Freeze desalination involves the cooling of water to sub-zero temperatures to form ice-crystals which exclude impurities from the crystal lattice.
The process itself is considered to be more energy efficient than evaporative desalination due to the lower latent heat of fusion when compared to the latent heat of vaporisation.
However, fouling due to ice crystal build-up on the cooling-surface of the crystalliser has hindered the commercial development and application of these technologies.
One potential option for reducing fouling is in a fluidised bed column crystalliser. In such a system, a bed of particles is fluidised by the water being desalinated. The particles in the fluidised bed collide with ice crystals that form on the cooling surface of the crystalliser and scraping them from the surface reducing fouling.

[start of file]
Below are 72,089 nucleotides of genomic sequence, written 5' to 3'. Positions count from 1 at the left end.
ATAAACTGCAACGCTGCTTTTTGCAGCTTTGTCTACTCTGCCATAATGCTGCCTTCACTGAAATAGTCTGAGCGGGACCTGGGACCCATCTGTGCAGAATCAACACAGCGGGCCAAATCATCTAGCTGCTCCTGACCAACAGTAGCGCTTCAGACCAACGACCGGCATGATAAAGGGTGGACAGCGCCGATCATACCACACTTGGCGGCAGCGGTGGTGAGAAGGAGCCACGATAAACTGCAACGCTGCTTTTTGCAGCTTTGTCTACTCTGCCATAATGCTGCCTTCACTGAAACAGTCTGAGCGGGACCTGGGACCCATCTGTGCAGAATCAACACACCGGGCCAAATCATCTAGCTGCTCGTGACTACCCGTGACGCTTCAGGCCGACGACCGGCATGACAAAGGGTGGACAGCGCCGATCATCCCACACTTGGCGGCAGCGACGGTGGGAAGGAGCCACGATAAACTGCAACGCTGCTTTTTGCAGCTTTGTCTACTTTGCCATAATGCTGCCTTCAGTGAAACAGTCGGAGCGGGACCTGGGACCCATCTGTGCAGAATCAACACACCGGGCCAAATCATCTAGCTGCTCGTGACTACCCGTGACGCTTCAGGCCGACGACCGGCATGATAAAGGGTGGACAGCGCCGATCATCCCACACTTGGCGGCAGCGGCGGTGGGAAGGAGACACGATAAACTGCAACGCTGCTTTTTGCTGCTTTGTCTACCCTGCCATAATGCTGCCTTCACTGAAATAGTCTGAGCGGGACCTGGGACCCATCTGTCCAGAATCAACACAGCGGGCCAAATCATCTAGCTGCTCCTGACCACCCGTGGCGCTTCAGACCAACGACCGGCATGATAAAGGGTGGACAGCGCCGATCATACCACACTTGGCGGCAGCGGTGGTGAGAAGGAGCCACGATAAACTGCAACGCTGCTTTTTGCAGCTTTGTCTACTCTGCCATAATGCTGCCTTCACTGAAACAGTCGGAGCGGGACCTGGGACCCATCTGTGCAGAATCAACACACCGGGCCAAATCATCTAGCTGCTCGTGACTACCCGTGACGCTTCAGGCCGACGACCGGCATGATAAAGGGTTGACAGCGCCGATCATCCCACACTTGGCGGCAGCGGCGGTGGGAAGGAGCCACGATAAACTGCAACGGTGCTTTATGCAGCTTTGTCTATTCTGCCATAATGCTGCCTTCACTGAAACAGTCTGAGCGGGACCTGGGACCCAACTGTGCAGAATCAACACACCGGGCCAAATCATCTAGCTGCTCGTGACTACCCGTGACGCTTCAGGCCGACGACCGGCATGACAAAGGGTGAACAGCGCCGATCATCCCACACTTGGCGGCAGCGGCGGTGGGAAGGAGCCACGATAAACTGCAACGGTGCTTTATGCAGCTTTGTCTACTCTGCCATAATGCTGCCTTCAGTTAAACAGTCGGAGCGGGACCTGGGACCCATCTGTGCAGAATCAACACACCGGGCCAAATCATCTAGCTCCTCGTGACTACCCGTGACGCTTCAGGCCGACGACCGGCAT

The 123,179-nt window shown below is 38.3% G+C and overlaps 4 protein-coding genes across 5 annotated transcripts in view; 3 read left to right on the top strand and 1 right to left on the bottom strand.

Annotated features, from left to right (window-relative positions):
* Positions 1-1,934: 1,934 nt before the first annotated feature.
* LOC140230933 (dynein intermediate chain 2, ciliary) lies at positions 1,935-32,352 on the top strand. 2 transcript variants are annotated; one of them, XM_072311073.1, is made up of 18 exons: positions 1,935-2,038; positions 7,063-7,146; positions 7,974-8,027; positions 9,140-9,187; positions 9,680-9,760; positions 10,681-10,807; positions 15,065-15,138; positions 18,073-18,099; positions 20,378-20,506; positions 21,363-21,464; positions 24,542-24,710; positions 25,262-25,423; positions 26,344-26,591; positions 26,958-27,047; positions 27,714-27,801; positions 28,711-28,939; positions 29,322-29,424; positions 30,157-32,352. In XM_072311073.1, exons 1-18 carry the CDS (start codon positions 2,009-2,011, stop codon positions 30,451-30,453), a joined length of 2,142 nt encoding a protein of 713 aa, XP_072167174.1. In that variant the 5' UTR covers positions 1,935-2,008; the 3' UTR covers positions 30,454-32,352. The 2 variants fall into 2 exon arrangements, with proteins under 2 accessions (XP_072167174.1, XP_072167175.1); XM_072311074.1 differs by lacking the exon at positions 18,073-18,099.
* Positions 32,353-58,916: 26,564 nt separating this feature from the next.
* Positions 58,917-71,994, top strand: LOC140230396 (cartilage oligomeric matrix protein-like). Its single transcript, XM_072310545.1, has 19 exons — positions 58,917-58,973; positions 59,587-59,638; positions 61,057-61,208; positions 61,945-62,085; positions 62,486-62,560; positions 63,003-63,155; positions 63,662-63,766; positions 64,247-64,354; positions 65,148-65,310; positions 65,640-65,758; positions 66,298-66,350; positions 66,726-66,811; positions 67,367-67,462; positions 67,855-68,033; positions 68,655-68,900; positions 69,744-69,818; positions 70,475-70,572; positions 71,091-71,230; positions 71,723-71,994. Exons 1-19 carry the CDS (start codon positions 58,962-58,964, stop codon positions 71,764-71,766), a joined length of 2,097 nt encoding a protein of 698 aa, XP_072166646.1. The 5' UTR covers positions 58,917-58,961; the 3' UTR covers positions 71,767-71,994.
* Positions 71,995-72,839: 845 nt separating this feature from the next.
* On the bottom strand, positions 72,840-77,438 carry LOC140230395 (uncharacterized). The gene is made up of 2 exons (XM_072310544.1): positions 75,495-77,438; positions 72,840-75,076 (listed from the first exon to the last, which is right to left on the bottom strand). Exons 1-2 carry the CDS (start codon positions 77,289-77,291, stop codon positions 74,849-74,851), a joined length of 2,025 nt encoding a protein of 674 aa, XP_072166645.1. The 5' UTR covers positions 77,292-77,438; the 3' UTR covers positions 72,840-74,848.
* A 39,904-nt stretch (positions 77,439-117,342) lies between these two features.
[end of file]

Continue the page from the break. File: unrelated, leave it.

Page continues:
During this research project, you'll be involved in:
- designing a laboratory scale fluidised bed column crystalliser.
- conducting various experiments using a fluidised bed column crystalliser.
- analysing experimental data.
- developing models to describe the hydro- and thermo-dynamics of a fluidised bed column crystalliser.
The aim of this project is to:
- develop an experimental system for investigating the use of a fluidised bed ice crystalliser.
- investigate the effect of various particle properties on the reduction of ice fouling.
- study the hydro- and thermo-dynamics of the fluidised bed column crystalliser.
Skills and experience
To be eligible for this project, you must either:
- be currently enrolled in chemical process or mechanical engineering streams at QUT (VRES or Honours).
- have graduated from a university with a degree in chemical process engineering or similar with high academic standing (Master of Philosophy or PhD).
Contact the supervisor for more information.